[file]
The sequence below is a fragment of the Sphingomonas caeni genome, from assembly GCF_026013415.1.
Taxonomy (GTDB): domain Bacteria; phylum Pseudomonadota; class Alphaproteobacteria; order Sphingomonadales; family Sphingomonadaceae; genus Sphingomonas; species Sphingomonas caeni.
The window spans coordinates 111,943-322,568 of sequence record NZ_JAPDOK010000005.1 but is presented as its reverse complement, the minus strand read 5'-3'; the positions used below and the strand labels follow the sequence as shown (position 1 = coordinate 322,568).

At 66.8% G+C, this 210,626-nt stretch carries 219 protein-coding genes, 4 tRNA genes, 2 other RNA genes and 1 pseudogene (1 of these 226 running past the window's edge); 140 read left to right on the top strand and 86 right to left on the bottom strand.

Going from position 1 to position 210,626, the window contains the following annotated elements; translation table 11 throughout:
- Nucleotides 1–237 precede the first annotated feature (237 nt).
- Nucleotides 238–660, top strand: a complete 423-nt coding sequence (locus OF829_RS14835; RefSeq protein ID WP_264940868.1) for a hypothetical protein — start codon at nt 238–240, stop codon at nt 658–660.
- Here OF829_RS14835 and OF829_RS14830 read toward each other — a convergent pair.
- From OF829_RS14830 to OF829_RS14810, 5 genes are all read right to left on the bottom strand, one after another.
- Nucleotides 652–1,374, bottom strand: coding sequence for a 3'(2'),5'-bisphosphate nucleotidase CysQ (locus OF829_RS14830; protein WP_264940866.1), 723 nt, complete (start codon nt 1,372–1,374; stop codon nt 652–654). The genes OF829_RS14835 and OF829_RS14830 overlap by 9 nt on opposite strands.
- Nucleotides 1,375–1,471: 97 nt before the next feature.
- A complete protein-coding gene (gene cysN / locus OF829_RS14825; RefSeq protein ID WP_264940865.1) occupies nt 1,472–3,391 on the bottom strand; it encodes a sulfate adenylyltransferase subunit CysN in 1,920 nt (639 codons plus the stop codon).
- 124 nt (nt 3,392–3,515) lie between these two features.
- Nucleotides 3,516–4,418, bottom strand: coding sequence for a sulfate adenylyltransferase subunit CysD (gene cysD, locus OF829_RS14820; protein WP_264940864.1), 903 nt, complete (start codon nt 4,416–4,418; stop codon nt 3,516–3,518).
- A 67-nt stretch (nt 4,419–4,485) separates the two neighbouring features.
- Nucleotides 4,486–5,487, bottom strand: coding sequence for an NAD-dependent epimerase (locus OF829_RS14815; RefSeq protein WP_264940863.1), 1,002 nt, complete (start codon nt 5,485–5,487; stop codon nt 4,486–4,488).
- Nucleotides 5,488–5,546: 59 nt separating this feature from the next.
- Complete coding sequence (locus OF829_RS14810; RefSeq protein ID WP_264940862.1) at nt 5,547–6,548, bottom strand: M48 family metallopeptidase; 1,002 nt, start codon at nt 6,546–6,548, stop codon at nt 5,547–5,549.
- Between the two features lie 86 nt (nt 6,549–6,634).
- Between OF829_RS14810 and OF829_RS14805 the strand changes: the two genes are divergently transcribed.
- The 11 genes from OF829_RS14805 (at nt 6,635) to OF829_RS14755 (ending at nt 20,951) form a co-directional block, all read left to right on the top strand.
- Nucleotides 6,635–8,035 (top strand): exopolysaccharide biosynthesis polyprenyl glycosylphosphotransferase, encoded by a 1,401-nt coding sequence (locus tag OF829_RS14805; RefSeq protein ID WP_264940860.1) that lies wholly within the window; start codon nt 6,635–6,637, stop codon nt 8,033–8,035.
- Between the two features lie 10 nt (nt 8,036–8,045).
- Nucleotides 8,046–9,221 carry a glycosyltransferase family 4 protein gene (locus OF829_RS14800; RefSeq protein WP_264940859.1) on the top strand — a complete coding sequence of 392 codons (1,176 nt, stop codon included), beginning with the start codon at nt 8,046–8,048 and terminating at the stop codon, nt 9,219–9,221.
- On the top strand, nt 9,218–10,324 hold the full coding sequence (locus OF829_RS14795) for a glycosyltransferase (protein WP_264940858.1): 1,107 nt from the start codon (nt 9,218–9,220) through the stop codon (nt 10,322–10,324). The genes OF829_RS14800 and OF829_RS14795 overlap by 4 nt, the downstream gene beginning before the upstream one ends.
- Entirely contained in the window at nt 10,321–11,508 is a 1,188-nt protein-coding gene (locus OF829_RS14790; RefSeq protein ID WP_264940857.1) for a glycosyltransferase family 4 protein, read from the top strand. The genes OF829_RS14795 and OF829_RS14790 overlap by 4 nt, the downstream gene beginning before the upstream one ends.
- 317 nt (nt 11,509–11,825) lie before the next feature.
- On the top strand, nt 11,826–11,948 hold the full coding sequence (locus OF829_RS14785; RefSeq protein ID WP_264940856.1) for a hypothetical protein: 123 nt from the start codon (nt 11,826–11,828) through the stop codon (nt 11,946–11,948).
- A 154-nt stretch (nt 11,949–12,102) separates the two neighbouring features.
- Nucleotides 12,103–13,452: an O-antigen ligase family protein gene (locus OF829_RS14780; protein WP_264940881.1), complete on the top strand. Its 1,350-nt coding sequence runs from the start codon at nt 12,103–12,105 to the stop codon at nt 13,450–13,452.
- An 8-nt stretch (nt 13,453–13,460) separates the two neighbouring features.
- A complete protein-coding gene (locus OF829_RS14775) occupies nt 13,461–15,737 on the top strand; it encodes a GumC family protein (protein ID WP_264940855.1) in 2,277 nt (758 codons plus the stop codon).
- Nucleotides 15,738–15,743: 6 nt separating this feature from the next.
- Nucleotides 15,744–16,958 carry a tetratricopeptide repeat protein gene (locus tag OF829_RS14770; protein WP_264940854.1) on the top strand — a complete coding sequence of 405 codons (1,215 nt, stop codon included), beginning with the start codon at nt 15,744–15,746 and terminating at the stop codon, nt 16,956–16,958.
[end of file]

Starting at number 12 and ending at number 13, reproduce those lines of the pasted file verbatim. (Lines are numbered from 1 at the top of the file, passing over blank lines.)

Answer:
- A complete protein-coding gene (gene cysN / locus OF829_RS14825; RefSeq protein ID WP_264940865.1) occupies nt 1,472–3,391 on the bottom strand; it encodes a sulfate adenylyltransferase subunit CysN in 1,920 nt (639 codons plus the stop codon).
- 124 nt (nt 3,392–3,515) lie between these two features.